|31st January 2005||Coll|
The past few days I have viewed topics started by myself and comments I made during them.
On looking back I can see how I have presented myself as an 'impatient chatterbox', when I hoped I would appear as enthusiastic and eager to be involved.
I think I've had my computer constantly on, at this particular site, since I became aware of it the first week in January this year and felt a need to respond to any replies as soon as they arrived.
Over the years I think I have thought of a million questions or ideas for projects, but now that the opportunity arose to express them, I really didn't know what to ask first, so I ended up asking everything, due to excitement more than anything else.
I apologise for any misunderstandings which resulted from this.
|1st February 2005||Michael Boyle|
I empathize completely. My fascination for the AZW began in 1964 and over the succeeding decades my attempts to engage people in conversation on the subject were met with either blank stares or discussion of the film.Upon discovering this site earlier last year I felt I was in 'hog heaven'! I was tempted to fire away with all the questions that had built up in all those years only being prevented by a job that keeps me on the road for months, twice a year, with severely limited web access.
I spend that time reading as many of the books recomended here as possible and keeping an ongoing list of questions to post later (many of which get crossed off after reading one book only to be re-added after reading another!)
Remember 'there are no dumb questions only dumb people'.What!?,no, that ain't right! Wait a minute... 'the only dumb question is the one not asked'. (Ah that's better!)
Now I of course realize that for some of the 'old hands' here that seeing some of the same questions over and over can be a bit trying and I am grateful for the amount of forbearence shown.However I think it best that we remember this is a 'public' forum (one of the few left on the web) and judging from the 'hits' counter the ratio of contributors to readers is analagous to the number of .455 Boxer-Henry hits to the total ammunition expenditure! Meaning,I think, that there are very many people who casually peruse these pages and anything we can do to further encourage their interest will well serve the memory of the men we commemorate here.(Not to mention the museums, battlefields and our many authors!)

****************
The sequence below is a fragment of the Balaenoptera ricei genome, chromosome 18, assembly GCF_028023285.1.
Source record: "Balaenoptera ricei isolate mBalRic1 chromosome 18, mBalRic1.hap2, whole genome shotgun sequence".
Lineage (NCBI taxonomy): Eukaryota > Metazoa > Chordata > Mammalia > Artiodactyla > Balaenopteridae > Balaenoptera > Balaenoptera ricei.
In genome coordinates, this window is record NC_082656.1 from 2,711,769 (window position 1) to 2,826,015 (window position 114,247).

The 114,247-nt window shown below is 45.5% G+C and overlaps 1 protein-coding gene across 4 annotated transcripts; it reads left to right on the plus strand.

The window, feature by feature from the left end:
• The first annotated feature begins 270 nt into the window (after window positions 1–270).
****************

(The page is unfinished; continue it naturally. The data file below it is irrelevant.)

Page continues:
I can state unequivocally that this is by far the most civilized,learned and helpfull site it's ever been my pleasure to visit and that is due to all those who participate here.(And of course Alan and Peter who made it happen.)
|1st February 2005||Alan Critchley|
Really Michael, you'll make us all blush!
|1st February 2005||Mike Snook|
It does no harm at all. Keep with it. Surely that is what an enthusiast's site of this sort is about.
Post your questions. People can answer them or not as they see fit. There have been some interesting discussions consequent upon your questions.
Regards as ever,
|14th April 2005||Andy Williams|
There are two other books about the history of the Carbineers, One written by AF Hattersley and one by the present Regimental historian, Mark Coughlan, both of which deal with aspects of the AZW. I have copies of both of these and although i have tried to get a copy of Stalkers, havent had much success.
As a member of the Regiment, as well as someone who represents the Regiment as a liviing history member, i can hopefully answer any questions you may have or point you in the direction of someone who can help. I dont have the books with me so cant give you more detail than this but if you want more specifics, just let me know.
|14th April 2005||Coll|
Thankyou for your reply.
I was quite surprised to see another posting on this topic.
Yes. What it is Andy, I was sure there would have been 1 or 2 more recent AZW titles, devoted solely to the Natal Carbineers (Natal Mounted Police also) after their heroic last stand at Isandlwana.
I feel these 2 units deserve a good couple of detailed books about the organisation, the men, the uniforms, weapons, etc., at the time of the Zulu War, including portrait photographs of the participants and information about their lives, before and during the campaign, especially those who were involved at Isandlwana.
I feel it would only be right to give them the recognition they truly earned.